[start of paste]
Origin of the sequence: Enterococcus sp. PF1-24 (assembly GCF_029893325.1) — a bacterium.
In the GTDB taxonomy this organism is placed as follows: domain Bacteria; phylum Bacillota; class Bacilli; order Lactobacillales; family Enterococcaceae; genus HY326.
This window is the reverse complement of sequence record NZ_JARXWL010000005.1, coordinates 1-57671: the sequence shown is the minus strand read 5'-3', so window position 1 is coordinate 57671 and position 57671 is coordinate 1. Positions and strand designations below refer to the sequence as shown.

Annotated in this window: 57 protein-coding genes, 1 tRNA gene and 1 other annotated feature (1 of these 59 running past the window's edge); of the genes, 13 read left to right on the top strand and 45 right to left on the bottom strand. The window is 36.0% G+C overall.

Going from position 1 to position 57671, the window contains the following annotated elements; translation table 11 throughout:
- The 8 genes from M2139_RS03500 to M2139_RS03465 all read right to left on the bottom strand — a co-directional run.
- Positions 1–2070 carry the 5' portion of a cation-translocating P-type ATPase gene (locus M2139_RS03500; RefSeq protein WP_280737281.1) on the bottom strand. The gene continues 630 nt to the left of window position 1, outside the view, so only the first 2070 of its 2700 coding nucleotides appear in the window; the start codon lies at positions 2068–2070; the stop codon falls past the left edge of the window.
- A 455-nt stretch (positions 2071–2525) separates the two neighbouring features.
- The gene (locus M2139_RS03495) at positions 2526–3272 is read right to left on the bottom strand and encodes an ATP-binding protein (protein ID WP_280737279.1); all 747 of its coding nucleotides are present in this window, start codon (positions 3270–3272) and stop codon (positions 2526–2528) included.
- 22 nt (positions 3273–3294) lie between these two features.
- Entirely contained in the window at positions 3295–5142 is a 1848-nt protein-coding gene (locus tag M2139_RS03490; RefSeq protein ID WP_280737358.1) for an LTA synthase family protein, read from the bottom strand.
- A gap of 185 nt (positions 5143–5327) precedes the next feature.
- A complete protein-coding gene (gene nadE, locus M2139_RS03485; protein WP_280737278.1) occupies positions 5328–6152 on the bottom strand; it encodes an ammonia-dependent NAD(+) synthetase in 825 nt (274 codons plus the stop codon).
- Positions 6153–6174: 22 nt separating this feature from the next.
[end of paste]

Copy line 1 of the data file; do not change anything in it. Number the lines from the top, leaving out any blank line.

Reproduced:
Origin of the sequence: Enterococcus sp. PF1-24 (assembly GCF_029893325.1) — a bacterium.